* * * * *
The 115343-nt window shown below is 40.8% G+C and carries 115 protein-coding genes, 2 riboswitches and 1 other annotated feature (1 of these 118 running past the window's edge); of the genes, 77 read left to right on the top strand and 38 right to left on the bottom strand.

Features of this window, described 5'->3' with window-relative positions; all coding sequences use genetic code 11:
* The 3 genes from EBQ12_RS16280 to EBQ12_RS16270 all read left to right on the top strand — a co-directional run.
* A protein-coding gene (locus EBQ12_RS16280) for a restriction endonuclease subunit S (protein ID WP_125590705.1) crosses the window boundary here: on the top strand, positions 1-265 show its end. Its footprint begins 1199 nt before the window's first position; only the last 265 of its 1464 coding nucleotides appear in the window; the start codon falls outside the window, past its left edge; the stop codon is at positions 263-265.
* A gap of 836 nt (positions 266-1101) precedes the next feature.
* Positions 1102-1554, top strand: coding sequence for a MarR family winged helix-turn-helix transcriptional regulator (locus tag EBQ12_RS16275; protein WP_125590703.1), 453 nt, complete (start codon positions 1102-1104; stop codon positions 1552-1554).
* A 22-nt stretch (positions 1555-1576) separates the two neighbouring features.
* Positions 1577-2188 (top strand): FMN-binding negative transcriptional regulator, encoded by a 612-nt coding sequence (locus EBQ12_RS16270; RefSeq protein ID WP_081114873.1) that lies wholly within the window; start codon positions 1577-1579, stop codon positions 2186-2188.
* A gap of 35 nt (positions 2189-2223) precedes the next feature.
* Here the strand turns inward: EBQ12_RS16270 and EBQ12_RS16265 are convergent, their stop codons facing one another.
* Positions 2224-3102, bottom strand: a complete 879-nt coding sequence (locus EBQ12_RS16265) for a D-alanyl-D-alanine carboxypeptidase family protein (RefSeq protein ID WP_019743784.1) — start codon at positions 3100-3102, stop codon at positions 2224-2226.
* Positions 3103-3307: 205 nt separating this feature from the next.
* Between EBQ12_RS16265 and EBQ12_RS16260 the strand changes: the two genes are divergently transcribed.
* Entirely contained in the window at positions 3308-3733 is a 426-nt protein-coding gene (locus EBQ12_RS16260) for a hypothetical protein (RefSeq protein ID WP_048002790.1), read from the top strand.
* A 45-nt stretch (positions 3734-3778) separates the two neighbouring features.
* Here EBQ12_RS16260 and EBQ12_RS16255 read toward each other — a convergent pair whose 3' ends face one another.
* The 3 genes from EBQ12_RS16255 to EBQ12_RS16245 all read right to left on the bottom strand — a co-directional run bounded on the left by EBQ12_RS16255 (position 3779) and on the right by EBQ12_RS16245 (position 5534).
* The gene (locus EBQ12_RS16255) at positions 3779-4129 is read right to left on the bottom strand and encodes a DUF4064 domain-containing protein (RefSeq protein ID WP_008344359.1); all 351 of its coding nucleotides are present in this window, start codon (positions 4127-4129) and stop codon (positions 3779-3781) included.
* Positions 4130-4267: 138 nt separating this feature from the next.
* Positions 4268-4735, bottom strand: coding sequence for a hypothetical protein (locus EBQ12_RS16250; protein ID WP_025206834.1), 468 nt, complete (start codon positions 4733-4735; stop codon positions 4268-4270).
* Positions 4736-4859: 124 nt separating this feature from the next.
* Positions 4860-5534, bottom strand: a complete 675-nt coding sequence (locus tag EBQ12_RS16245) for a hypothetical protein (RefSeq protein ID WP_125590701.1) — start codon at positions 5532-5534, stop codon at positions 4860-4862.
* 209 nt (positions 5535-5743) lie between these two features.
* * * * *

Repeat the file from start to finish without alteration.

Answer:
The 115343-nt window shown below is 40.8% G+C and carries 115 protein-coding genes, 2 riboswitches and 1 other annotated feature (1 of these 118 running past the window's edge); of the genes, 77 read left to right on the top strand and 38 right to left on the bottom strand.

Features of this window, described 5'->3' with window-relative positions; all coding sequences use genetic code 11:
* The 3 genes from EBQ12_RS16280 to EBQ12_RS16270 all read left to right on the top strand — a co-directional run.
* A protein-coding gene (locus EBQ12_RS16280) for a restriction endonuclease subunit S (protein ID WP_125590705.1) crosses the window boundary here: on the top strand, positions 1-265 show its end. Its footprint begins 1199 nt before the window's first position; only the last 265 of its 1464 coding nucleotides appear in the window; the start codon falls outside the window, past its left edge; the stop codon is at positions 263-265.
* A gap of 836 nt (positions 266-1101) precedes the next feature.
* Positions 1102-1554, top strand: coding sequence for a MarR family winged helix-turn-helix transcriptional regulator (locus tag EBQ12_RS16275; protein WP_125590703.1), 453 nt, complete (start codon positions 1102-1104; stop codon positions 1552-1554).
* A 22-nt stretch (positions 1555-1576) separates the two neighbouring features.
* Positions 1577-2188 (top strand): FMN-binding negative transcriptional regulator, encoded by a 612-nt coding sequence (locus EBQ12_RS16270; RefSeq protein ID WP_081114873.1) that lies wholly within the window; start codon positions 1577-1579, stop codon positions 2186-2188.
* A gap of 35 nt (positions 2189-2223) precedes the next feature.
* Here the strand turns inward: EBQ12_RS16270 and EBQ12_RS16265 are convergent, their stop codons facing one another.
* Positions 2224-3102, bottom strand: a complete 879-nt coding sequence (locus EBQ12_RS16265) for a D-alanyl-D-alanine carboxypeptidase family protein (RefSeq protein ID WP_019743784.1) — start codon at positions 3100-3102, stop codon at positions 2224-2226.
* Positions 3103-3307: 205 nt separating this feature from the next.
* Between EBQ12_RS16265 and EBQ12_RS16260 the strand changes: the two genes are divergently transcribed.
* Entirely contained in the window at positions 3308-3733 is a 426-nt protein-coding gene (locus EBQ12_RS16260) for a hypothetical protein (RefSeq protein ID WP_048002790.1), read from the top strand.
* A 45-nt stretch (positions 3734-3778) separates the two neighbouring features.
* Here EBQ12_RS16260 and EBQ12_RS16255 read toward each other — a convergent pair whose 3' ends face one another.
* The 3 genes from EBQ12_RS16255 to EBQ12_RS16245 all read right to left on the bottom strand — a co-directional run bounded on the left by EBQ12_RS16255 (position 3779) and on the right by EBQ12_RS16245 (position 5534).
* The gene (locus EBQ12_RS16255) at positions 3779-4129 is read right to left on the bottom strand and encodes a DUF4064 domain-containing protein (RefSeq protein ID WP_008344359.1); all 351 of its coding nucleotides are present in this window, start codon (positions 4127-4129) and stop codon (positions 3779-3781) included.
* Positions 4130-4267: 138 nt separating this feature from the next.
* Positions 4268-4735, bottom strand: coding sequence for a hypothetical protein (locus EBQ12_RS16250; protein ID WP_025206834.1), 468 nt, complete (start codon positions 4733-4735; stop codon positions 4268-4270).
* Positions 4736-4859: 124 nt separating this feature from the next.
* Positions 4860-5534, bottom strand: a complete 675-nt coding sequence (locus tag EBQ12_RS16245) for a hypothetical protein (RefSeq protein ID WP_125590701.1) — start codon at positions 5532-5534, stop codon at positions 4860-4862.
* 209 nt (positions 5535-5743) lie between these two features.